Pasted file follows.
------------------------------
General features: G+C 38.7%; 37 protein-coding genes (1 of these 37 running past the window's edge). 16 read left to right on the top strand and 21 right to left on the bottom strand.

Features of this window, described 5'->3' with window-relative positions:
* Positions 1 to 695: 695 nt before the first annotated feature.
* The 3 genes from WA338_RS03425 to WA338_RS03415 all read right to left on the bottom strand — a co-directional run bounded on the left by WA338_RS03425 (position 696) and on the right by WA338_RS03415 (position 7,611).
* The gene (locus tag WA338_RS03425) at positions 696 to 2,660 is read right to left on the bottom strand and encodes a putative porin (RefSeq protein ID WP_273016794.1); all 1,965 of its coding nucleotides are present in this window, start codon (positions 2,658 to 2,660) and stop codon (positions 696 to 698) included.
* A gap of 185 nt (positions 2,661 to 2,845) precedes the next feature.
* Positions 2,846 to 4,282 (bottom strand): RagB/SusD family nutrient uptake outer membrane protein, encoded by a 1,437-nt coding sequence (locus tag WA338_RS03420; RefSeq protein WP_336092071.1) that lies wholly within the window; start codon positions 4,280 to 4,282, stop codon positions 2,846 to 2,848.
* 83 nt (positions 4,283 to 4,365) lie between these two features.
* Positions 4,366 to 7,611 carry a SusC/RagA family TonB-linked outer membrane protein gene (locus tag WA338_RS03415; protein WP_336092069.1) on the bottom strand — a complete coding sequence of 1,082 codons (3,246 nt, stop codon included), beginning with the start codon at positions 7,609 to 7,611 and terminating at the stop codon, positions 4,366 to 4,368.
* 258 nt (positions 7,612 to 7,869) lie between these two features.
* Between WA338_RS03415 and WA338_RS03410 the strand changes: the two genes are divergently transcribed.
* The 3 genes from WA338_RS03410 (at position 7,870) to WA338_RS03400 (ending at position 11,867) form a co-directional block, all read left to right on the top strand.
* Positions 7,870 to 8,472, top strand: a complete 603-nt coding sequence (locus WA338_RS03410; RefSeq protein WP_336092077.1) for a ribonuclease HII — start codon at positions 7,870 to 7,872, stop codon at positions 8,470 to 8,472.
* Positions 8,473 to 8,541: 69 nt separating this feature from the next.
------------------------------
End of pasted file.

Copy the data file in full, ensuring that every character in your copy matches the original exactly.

General features: G+C 38.7%; 37 protein-coding genes (1 of these 37 running past the window's edge). 16 read left to right on the top strand and 21 right to left on the bottom strand.

Features of this window, described 5'->3' with window-relative positions:
* Positions 1 to 695: 695 nt before the first annotated feature.
* The 3 genes from WA338_RS03425 to WA338_RS03415 all read right to left on the bottom strand — a co-directional run bounded on the left by WA338_RS03425 (position 696) and on the right by WA338_RS03415 (position 7,611).
* The gene (locus tag WA338_RS03425) at positions 696 to 2,660 is read right to left on the bottom strand and encodes a putative porin (RefSeq protein ID WP_273016794.1); all 1,965 of its coding nucleotides are present in this window, start codon (positions 2,658 to 2,660) and stop codon (positions 696 to 698) included.
* A gap of 185 nt (positions 2,661 to 2,845) precedes the next feature.
* Positions 2,846 to 4,282 (bottom strand): RagB/SusD family nutrient uptake outer membrane protein, encoded by a 1,437-nt coding sequence (locus tag WA338_RS03420; RefSeq protein WP_336092071.1) that lies wholly within the window; start codon positions 4,280 to 4,282, stop codon positions 2,846 to 2,848.
* 83 nt (positions 4,283 to 4,365) lie between these two features.
* Positions 4,366 to 7,611 carry a SusC/RagA family TonB-linked outer membrane protein gene (locus tag WA338_RS03415; protein WP_336092069.1) on the bottom strand — a complete coding sequence of 1,082 codons (3,246 nt, stop codon included), beginning with the start codon at positions 7,609 to 7,611 and terminating at the stop codon, positions 4,366 to 4,368.
* 258 nt (positions 7,612 to 7,869) lie between these two features.
* Between WA338_RS03415 and WA338_RS03410 the strand changes: the two genes are divergently transcribed.
* The 3 genes from WA338_RS03410 (at position 7,870) to WA338_RS03400 (ending at position 11,867) form a co-directional block, all read left to right on the top strand.
* Positions 7,870 to 8,472, top strand: a complete 603-nt coding sequence (locus WA338_RS03410; RefSeq protein WP_336092077.1) for a ribonuclease HII — start codon at positions 7,870 to 7,872, stop codon at positions 8,470 to 8,472.
* Positions 8,473 to 8,541: 69 nt separating this feature from the next.